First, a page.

[www.inewsguyana.com] – On Saturday last the Guyana Police Force in collaboration with the Cops and Faith Community Network (CFCN) formally launched two projects, chaplaincy and family liaison for victims of serious crimes and domestic violence, at the Police Officers’ Training Centre, Eve Leary.
The concept involved in the Force Chaplaincy is the involvement of the CFCN to provide chaplaincy services to members of the Guyana Police Force, particularly those who have had traumatic experiences. It is recognised that there are police ranks who visit crime scenes such as shooting incidents or murder where they have various experiences that may have a long term effect on them, with a resulting unnoticed pressure building up that may eventually affect them psychologically.
Consequently, in situations where a rank or a group of ranks has been exposed to a traumatic situation it is intended to provide counselling through the CFCN in order to bring some psychological relief. Should the intervention at this level be considered not to be enough based on feedback, then higher and more in depth treatment will be sought.
As a precursor to the initiating of the chaplaincy project the Guyana Police Force has appointed a Force Chaplain, Pastor Patrick Doolichand, who will be coordinating the project and other projects involving the CFCN in addition to ceremonial duties.
Also a number of members of the Guyana Police Force and the religious community comprising Christians, Muslims and Hindus, participated in a Level One Community Service Chaplaincy Training programme during September this year that was organised by the Police in collaboration with the CFCN. The training programme was facilitated by officials of Chaplaincy International and placed emphasis on giving guidance and counseling.
In relation to the family liaison for victims of serious crimes and domestic violence, it was recognised that in some instances the victims of serious crimes are not cooperating fully with the police investigators on issues such as giving statements, attending identification parades and attending court. It is therefore felt that the involvement of the religious leaders attached to the CFCN can have a positive impact by way of bringing some psychological relief to the victims in the first instance, along with giving encouragement for their cooperation with the police as well as the provision of feedback to them on the progress of the investigations into a particular matter.
In many instances persons are more comfortable talking to a religious leader and additionally the presence of the religious leader will serve to motivate ranks to be more professional in their delivery of service and assist in enhancing public trust.
Acting Commissioner of Police Mr. Seelall Persaud, DSM, in an address to the audience that comprised senior police officers including Divisional and Branch Commanders, members of the faith based organisations of the CFCN, sub-divisional officers and subordinate officers in charge of police stations, explained the concepts of both projects and detailed how they should be operationalised.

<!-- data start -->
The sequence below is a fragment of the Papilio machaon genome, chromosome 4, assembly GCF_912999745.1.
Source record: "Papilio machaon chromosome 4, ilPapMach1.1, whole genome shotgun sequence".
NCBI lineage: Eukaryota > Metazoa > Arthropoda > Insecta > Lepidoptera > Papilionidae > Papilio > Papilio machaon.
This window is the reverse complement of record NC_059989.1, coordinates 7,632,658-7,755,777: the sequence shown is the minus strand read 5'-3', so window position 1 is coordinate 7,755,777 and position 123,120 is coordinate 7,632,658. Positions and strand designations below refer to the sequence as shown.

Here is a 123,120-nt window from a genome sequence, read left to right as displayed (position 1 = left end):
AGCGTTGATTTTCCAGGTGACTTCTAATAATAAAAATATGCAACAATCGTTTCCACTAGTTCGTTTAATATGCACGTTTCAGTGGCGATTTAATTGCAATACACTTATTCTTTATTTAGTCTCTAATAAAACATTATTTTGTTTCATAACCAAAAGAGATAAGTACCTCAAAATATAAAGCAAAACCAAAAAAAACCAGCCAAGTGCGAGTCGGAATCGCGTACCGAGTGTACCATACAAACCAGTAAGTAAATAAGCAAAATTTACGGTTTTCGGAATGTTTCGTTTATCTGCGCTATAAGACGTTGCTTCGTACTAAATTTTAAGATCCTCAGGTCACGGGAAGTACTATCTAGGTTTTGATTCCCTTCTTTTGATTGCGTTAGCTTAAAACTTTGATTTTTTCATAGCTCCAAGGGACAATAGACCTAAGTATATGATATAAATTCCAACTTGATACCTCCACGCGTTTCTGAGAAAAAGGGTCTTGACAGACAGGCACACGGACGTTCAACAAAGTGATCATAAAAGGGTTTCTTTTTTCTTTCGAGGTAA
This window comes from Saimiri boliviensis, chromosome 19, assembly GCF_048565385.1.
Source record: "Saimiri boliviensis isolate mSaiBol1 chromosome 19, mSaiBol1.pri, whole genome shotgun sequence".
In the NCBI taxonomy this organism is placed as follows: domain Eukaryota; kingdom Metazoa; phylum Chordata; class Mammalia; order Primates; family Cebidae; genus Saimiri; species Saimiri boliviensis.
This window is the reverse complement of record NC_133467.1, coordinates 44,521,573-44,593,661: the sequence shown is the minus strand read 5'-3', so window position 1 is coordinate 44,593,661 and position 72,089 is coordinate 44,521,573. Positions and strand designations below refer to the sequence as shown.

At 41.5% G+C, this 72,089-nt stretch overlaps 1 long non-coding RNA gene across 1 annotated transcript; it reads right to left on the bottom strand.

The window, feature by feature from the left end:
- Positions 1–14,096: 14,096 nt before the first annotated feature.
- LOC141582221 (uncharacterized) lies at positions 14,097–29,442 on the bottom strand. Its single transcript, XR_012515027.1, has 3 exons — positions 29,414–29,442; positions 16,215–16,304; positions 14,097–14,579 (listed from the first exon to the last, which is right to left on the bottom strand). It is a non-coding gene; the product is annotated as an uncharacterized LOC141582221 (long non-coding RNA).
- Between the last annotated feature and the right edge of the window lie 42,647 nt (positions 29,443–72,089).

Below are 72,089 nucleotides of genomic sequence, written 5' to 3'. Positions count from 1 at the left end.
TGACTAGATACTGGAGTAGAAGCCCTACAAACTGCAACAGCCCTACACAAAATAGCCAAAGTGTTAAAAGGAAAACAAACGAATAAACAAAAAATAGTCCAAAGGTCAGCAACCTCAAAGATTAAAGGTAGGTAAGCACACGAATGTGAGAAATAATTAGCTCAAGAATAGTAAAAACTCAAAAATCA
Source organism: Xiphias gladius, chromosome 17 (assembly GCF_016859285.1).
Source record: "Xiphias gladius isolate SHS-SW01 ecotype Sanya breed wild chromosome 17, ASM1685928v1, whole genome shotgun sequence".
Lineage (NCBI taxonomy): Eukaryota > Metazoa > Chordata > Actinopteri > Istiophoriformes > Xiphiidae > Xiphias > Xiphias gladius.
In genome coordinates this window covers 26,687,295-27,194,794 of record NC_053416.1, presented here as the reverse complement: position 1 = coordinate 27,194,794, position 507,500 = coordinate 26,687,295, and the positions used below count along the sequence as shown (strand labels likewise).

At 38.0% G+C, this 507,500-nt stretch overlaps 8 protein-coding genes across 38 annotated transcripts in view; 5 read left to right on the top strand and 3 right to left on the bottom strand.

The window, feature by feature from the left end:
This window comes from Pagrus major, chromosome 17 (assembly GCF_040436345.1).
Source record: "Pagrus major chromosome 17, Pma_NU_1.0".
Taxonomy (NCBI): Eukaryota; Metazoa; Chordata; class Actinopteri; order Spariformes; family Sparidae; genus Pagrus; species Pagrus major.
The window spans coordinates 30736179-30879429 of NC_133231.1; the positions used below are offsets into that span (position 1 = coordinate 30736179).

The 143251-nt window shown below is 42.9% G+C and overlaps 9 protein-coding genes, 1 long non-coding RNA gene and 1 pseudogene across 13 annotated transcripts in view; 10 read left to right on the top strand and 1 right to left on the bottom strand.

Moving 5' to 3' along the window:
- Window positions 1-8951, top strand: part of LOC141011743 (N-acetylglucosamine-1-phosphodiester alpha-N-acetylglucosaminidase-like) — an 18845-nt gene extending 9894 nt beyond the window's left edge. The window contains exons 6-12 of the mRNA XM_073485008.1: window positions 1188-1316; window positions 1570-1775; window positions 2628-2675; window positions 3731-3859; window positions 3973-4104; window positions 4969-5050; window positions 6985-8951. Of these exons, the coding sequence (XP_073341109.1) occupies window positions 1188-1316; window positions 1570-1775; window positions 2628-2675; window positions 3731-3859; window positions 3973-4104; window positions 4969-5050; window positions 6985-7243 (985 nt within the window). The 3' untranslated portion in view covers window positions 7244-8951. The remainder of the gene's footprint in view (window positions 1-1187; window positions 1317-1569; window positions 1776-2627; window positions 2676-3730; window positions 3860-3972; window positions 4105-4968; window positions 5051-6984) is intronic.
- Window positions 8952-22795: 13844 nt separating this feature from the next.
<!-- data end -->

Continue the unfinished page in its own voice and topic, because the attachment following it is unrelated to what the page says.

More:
The system will see the appointment of Police Community Relations Officers in each Police Division who will treat not only with projects of the CFCN but also the social programmes that the Force has on stream countrywide.
Mr. Seelall Persaud noted that the social intervention projects and the work to empower youths in the Police Divisions have impacted positively on the crime rate.
He lauded the excellent partnership that exists between the Police Force and the CFCN and commended the religious leaders who have been offering their services on a voluntary basis and playing a significant role in the development of the projects, while expressing the hope that this will continue and improve with time.
Simultaneously, the acting Commissioner urged members of the Force to be professional and to give of their best in support of the initiatives, while calling on them to strive to develop their interpersonal skills that can lead to improved police community relations.
Force Chaplain Pastor Patrick Doolichand, in brief remarks, pledged the continued support of the faith community in the development of the projects under the CFCN. He stated that some 282 members of the religious community are presently involved in the CFCN countrywide.
At the forum discussions were held on identified issues and recommendations made in order to ensure that the two projects can be operationalised in an effective manner.
Another project between the Police Force and the CFCN, a suicide hotline where depressed persons can call with a view to receiving counseling, is expected to be initiated as early as possible.
The CFCN was launched by the Ministry of Home Affairs on September 12, 2013, as a pilot project for a period of six months in the ten communities in which the Community Action Component of the Citizen Security Programme was involved. These are Sophia, Agricola/McDoom, Plaisance, Buxton/Friendship, Annandale/Lusignan, Angoy’s Avenue, Overwinning/Glasgow/Edinburg, Port Mourant, Rosehall and Kilcoy/Chesney/Fyrish.
At its inception it was a crime prevention effort intended to treat with juvenile first offenders, and involving minor offences, as a preemptive intervention to the New Opportunity Corps.
A review and assessment conducted at the end of the pilot stage was highly positive and consequently the initiative has been expanded countrywide.